Note that a solo woman may feel more comfortable having a drink or snack at a pastry shop or restaurant as cafes are traditionally for men. This doesn't apply to couples, of course.
What to wear:
You won't need high and heavy mountain boots unless you go in coldest time of the year like February: it's quite warm in the country even when it's heavy raining in November. Even in medinas, streets are paved if not asphalted--just be sure your footwear is not toeless in medina, as it may be dirty or unsanitary.
For trekking in valleys, low trekking shoes will be likely enough.
For a desert trip to dunes, ensure your pockets can be easily shaken out as sand gets in there very quickly.
The geography of Morocco spans from the Atlantic Ocean, to mountainous areas, to the Sahara (desert). Morocco is a Northern African country, bordering the North Atlantic Ocean and the Mediterranean Sea.
A large part of Morocco is mountainous. The Atlas Mountains are located mainly in the center and the south of the country. The Rif Mountains are located in the north of the country. Both ranges are mainly inhabited by the Berber people.
Geography statistics Coordinates: 32°00′N 5°00′W
Morocco is at its best in spring (mid-March to May), when the country is lush and green, followed by autumn (September to November), when the heat of summer has eased. At other times, don’t underestimate the extremes of summer heat and winter, particularly in the High Atlas, where snowcapped peaks persist from November to July. If you are travelling in winter, head for the south, although be prepared for bitterly cold nights. The north coast and the Rif Mountains are frequently wet and cloudy in winter and early spring.
Apart from the weather, the timing of Ramadan (the traditional Muslim month of fasting and purification) is another important consideration as some restaurants and cafés close during the day and general business hours are reduced.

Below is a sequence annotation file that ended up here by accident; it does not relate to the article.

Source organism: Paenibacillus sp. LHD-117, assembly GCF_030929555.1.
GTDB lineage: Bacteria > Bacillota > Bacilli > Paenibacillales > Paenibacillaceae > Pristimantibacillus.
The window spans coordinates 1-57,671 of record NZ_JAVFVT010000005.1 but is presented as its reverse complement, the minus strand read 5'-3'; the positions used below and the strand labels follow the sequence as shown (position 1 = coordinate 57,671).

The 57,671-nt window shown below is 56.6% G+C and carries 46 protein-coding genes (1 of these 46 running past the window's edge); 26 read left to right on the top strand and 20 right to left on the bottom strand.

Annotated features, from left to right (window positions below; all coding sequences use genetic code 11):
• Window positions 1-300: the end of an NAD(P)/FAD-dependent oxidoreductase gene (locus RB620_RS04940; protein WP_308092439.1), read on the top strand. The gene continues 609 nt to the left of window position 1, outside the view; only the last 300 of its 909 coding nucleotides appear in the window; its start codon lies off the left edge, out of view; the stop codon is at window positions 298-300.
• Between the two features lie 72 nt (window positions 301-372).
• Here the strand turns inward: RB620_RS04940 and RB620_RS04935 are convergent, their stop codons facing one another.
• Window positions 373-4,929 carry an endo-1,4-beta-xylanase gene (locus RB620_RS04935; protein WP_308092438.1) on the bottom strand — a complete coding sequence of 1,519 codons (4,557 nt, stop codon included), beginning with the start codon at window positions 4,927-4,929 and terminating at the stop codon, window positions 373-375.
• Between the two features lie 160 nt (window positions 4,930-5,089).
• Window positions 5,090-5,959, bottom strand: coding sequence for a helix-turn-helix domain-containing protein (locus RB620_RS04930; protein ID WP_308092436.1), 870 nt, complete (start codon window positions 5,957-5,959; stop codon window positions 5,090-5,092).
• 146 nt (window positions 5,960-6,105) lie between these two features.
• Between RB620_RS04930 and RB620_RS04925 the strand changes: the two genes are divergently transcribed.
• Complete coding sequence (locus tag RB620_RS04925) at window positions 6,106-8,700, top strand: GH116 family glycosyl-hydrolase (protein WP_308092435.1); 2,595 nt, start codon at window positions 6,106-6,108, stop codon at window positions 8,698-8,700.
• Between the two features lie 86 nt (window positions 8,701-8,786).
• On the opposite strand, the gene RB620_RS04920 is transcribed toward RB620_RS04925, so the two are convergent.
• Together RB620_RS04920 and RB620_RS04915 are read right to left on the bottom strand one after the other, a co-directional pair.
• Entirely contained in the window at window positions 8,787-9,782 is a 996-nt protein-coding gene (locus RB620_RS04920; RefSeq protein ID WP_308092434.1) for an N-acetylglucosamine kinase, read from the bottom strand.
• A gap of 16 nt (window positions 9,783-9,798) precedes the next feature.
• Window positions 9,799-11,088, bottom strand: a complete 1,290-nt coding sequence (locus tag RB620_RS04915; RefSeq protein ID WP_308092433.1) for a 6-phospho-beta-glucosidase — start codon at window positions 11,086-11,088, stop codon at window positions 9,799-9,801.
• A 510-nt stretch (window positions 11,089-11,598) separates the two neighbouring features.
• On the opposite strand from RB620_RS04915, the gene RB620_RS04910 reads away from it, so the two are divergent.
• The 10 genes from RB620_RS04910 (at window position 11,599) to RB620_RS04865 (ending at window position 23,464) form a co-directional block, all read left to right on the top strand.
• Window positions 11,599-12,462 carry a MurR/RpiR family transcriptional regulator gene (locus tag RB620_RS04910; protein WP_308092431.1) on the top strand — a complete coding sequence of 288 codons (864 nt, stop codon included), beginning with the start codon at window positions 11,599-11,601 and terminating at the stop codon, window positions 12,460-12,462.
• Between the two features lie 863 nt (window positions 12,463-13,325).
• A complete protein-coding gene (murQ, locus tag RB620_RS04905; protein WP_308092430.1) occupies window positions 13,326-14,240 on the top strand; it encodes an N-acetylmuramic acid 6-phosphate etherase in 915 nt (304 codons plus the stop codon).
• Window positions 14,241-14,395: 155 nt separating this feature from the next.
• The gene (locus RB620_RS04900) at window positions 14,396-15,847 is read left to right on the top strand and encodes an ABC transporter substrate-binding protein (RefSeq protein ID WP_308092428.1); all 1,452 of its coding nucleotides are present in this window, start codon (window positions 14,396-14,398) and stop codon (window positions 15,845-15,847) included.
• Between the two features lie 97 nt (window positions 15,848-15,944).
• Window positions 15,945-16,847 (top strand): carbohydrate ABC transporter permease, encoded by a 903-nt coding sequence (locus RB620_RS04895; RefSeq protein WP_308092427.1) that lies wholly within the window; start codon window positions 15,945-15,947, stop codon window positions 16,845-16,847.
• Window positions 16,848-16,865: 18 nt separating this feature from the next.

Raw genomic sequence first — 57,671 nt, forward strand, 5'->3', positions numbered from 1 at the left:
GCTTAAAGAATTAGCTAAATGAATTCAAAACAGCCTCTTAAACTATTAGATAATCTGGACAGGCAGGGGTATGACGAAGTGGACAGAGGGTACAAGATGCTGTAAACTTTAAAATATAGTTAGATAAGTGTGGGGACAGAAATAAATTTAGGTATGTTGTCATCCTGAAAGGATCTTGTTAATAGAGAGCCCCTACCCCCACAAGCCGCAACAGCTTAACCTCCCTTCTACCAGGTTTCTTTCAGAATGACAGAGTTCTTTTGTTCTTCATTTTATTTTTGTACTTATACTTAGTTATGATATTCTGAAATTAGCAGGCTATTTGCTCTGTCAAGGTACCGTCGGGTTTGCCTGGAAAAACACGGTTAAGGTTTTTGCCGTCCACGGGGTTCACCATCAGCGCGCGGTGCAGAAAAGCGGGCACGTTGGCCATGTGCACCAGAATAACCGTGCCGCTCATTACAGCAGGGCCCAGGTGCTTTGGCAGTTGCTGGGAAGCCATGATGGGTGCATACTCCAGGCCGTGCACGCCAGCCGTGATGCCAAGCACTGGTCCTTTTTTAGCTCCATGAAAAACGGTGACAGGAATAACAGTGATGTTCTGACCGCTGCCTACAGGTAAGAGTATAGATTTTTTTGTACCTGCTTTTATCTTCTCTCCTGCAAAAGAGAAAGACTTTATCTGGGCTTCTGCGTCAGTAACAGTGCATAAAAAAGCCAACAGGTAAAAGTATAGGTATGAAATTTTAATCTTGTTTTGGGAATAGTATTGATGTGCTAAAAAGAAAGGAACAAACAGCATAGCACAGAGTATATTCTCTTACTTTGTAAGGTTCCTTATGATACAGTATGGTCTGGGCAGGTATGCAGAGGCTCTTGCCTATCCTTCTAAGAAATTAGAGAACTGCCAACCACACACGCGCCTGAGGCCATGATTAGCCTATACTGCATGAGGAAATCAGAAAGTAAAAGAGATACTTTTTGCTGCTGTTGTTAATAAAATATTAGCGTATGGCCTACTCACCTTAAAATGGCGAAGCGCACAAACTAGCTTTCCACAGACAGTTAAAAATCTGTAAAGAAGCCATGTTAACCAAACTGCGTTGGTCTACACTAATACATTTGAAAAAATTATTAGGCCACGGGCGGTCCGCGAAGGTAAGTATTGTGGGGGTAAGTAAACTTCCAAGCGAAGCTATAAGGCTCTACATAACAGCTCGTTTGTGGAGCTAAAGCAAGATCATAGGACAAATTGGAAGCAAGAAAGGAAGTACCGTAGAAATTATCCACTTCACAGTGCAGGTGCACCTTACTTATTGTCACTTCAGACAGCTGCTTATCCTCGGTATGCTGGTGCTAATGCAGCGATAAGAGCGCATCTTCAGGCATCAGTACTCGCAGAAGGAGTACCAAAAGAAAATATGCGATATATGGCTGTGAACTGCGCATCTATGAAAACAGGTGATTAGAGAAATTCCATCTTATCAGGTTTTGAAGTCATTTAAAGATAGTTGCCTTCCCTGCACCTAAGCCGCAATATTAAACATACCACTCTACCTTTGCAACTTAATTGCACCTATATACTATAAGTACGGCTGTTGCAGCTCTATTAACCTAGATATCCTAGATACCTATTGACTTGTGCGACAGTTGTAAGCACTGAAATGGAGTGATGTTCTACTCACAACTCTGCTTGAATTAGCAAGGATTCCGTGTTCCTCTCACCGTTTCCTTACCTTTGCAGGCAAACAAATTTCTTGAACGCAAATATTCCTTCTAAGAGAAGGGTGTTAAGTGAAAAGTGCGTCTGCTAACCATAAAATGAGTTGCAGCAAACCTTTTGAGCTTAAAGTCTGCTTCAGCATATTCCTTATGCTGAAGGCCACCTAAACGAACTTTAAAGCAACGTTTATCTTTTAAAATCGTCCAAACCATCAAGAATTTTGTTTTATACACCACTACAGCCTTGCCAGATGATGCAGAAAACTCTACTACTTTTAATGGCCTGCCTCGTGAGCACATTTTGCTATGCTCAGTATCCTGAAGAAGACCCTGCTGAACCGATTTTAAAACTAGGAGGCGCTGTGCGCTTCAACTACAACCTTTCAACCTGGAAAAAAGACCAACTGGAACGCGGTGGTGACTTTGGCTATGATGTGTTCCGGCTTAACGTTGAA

Mont Toubkal it is the highest peak in the Atlas Mountains and in North Africa. It is located 65 km south of the city of Marrakech it is located in the Toubkal National Park. At 4,167 metres. The Toubkal Region containing all the highest peaks...
Berbers are the indigenous North Africans, having inhabited the north coast of Africa ranging from present day Morocco to Egypt, for at least 5,000 years.The Arab invasion of North Africa in the 7th century forced Berbers to assimilate...
This trek takes you to discover Imnan Valley with its beautiful river and terraces, colourful Azzaden Valley facing the Tazagahrt plateau and its big waterfalls, and finaly the Ait Maizane valley enjoying the Toubkal National Park...
The valleys are home to tiny hamlets and villages of the ethnic Berbers, a herding and farming community. Visit their homes and interact with them to know more about their traditions and customs. See their terraced fields of corn and barley...
A 75 KM south of the red city of Marrakech situated Toubkal with its highest point in North Africa (4167 m) has a alpine terrain. Cultivated and terraced fields on a tall, narrow valleys, villages stone consequence of the harsh climate here reflect the hard struggle of man against...
During this trek you will live for 6 days with local people, see their daily life and, of course, spend nights in their welcoming houses. Experience the beauty of Berber villages and valleys of the Atlas Mountain in the Toubkal region with varied and picturesque scenery...